The man walked up the hill. Magpies sang, happy in the heat.
The man had a sack over his shoulder and in the sack a pig. There was far too much dust rising off the path, owing to the mob of sheep being driven ahead of him by his shithead of a neighbour. He would have liked a drink but all he had was a mouthful of dust.
His place was near the top of the hill. It had seemed a good place when he chose it. It gave him a view, although as it turned out there wasn’t much to see. It gave him a breeze, usually a good thing. Yet with experience he found a couple of drawbacks.
For one, there wasn’t a good place for a dam. The second problem was more psychological. He knew from vast experience that the town promised but did not deliver much in the way of entertainment. Yet the hill had always rolled him down to the town.
Had he lived in the valley, he might have stayed home. Gravity would have aided him.
Today, by the time the man got to his front gate, the sheep were well away. The dust had settled and the sun was low. Everything that stood up in the landscape was golden, with a long cool shadow. He took the pig to the home paddock and rolled it out of the sack. It lay three seconds stupid, then wriggled to its feet. It trotted this way and that, shaking its head, thunderstruck by liberty.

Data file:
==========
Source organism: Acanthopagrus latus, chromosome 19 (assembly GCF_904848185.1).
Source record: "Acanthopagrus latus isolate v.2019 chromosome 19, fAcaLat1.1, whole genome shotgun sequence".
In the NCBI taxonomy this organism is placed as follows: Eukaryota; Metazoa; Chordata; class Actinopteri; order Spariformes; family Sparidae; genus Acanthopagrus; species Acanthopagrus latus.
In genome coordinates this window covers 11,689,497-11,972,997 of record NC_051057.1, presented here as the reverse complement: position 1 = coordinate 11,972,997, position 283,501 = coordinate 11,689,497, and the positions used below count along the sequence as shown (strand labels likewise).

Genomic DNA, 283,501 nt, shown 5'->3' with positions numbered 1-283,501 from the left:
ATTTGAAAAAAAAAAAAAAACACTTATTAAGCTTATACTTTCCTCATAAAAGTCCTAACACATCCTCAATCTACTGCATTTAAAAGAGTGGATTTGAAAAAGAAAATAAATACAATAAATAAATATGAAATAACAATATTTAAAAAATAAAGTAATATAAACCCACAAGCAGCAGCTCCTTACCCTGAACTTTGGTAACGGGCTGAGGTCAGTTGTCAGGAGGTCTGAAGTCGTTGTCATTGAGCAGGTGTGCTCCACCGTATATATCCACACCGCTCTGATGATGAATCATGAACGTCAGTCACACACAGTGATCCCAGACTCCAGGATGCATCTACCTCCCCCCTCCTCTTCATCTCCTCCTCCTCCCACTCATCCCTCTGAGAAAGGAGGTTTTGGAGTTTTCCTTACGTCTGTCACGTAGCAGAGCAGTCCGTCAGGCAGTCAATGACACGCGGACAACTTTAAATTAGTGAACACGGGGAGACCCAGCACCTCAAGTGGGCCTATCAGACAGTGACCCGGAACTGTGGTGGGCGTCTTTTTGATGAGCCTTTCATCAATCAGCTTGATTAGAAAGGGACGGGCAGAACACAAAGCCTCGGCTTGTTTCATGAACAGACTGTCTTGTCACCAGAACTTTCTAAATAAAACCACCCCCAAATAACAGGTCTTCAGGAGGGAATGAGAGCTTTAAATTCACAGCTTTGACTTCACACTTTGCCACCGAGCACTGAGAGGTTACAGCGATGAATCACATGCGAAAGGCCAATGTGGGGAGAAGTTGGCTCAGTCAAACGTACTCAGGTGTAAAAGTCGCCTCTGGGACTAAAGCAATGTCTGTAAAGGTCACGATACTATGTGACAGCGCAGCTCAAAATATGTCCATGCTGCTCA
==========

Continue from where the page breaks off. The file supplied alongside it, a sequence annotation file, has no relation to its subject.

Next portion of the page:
The chooks were coming in for the night. When they ran across the pig, they cackled and flew like windblown dishcloths all over the yard. The man knew from long experience that chooks were creatures of habit. A novelty bigger than a worm pissed them right off. It pleased a chook to observe each day regressing to the mean.
The man gave a laugh as he watched the pig and the chooks. He was pleased to have something different. He wasn’t a chook. He had been educated before falling on simpler times. For him, routine was comforting, but a moment of difference every day was a relief. The tension in this truth was like the hill and the valley.
He walked down to his puddle of a dam and had a drink. He brought water up for the chooks. He brought water up for the rose bush. He brought water up for the vegies. After that, he was buggered. He knew he should go to his desk, but instead he sat on the back step, watching mosquitos drift in to settle on his arms.
The shithead neighbour’s dog came round the house and shoved her nose into his face. The man knew what was coming next. He could already taste the whisky of the night, with both comfort and regret.
© 2018 Craig Bingham
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